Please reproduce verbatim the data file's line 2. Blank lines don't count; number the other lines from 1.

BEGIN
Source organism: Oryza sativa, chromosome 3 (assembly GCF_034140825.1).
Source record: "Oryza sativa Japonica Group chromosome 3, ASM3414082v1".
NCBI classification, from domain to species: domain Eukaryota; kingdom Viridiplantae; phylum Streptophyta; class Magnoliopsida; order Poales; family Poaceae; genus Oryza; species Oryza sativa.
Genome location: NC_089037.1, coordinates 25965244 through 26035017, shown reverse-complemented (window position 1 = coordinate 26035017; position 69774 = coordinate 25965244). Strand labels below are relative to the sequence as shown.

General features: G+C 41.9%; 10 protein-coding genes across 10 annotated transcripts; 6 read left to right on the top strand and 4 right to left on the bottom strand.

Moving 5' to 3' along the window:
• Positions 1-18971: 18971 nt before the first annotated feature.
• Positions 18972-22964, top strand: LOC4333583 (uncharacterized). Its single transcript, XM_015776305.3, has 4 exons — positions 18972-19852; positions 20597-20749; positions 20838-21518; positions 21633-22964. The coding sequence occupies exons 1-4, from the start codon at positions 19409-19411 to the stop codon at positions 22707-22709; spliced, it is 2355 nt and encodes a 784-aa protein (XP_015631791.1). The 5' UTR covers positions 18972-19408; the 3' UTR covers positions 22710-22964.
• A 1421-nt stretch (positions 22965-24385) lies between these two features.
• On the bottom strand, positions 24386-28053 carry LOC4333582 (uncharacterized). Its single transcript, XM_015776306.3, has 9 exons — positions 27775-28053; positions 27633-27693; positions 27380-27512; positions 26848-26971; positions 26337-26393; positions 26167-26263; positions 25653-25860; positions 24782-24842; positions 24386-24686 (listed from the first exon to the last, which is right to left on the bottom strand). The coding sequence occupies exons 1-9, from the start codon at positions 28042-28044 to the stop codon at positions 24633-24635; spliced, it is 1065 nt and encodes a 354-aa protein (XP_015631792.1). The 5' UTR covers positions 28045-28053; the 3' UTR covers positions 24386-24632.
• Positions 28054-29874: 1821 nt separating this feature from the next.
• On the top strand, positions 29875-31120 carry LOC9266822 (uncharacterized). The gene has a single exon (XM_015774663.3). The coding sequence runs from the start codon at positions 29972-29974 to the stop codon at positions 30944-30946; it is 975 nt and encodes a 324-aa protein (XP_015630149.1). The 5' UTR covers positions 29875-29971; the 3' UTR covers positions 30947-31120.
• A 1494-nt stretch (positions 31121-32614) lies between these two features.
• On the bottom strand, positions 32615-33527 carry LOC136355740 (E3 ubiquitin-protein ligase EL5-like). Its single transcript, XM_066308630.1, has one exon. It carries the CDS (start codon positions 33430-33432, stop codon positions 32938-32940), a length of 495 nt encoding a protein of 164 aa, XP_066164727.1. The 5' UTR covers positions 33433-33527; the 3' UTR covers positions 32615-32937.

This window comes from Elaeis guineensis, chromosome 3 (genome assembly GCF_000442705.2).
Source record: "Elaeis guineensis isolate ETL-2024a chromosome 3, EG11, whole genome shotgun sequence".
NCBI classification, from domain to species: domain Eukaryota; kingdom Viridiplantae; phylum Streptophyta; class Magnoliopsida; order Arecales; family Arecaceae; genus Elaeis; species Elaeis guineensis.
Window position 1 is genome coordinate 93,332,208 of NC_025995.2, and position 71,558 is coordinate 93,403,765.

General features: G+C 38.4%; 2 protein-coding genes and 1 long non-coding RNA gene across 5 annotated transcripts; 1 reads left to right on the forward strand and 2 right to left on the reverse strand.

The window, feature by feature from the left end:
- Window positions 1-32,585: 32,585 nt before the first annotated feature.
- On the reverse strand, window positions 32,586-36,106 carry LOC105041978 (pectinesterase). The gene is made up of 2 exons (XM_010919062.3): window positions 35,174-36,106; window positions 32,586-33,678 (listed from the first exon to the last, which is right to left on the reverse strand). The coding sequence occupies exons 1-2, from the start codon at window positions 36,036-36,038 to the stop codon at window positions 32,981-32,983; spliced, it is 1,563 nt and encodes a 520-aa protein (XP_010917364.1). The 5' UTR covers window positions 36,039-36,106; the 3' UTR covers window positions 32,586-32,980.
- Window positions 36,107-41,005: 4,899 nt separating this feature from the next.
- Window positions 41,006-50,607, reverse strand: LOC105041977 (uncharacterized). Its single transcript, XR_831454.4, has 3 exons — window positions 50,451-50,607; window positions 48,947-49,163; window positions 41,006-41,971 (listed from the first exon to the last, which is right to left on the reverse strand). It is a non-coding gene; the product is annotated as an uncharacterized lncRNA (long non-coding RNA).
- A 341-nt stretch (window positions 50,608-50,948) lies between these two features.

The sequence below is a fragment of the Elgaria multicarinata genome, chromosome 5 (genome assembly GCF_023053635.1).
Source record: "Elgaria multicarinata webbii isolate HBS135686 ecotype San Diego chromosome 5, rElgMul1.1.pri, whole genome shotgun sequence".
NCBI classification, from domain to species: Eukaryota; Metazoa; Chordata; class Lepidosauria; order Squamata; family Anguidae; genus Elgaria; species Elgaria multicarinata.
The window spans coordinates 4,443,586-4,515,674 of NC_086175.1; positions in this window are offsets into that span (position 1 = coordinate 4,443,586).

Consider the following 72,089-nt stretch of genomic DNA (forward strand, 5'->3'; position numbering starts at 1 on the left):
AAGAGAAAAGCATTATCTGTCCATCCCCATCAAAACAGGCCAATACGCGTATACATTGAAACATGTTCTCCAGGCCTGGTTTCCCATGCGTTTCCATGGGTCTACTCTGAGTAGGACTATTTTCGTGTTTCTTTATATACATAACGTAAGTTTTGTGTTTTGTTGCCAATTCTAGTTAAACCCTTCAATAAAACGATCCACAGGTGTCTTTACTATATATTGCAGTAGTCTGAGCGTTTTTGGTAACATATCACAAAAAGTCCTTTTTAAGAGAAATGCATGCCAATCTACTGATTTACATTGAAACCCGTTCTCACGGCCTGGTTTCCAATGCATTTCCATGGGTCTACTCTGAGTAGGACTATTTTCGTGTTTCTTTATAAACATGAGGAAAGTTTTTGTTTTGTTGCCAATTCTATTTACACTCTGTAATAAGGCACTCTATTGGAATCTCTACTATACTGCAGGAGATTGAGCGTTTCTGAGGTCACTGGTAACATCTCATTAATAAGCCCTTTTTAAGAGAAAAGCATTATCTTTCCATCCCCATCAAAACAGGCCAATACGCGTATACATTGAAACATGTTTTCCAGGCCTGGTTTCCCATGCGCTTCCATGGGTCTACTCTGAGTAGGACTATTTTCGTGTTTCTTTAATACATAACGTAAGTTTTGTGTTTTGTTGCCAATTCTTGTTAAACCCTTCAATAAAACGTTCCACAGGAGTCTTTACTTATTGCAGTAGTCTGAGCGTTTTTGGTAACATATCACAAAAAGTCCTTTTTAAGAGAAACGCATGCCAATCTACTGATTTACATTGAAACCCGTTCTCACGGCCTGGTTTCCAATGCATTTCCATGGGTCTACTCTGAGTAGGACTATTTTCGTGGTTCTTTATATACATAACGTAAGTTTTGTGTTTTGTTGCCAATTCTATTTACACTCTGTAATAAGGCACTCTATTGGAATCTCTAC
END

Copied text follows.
Source record: "Oryza sativa Japonica Group chromosome 3, ASM3414082v1".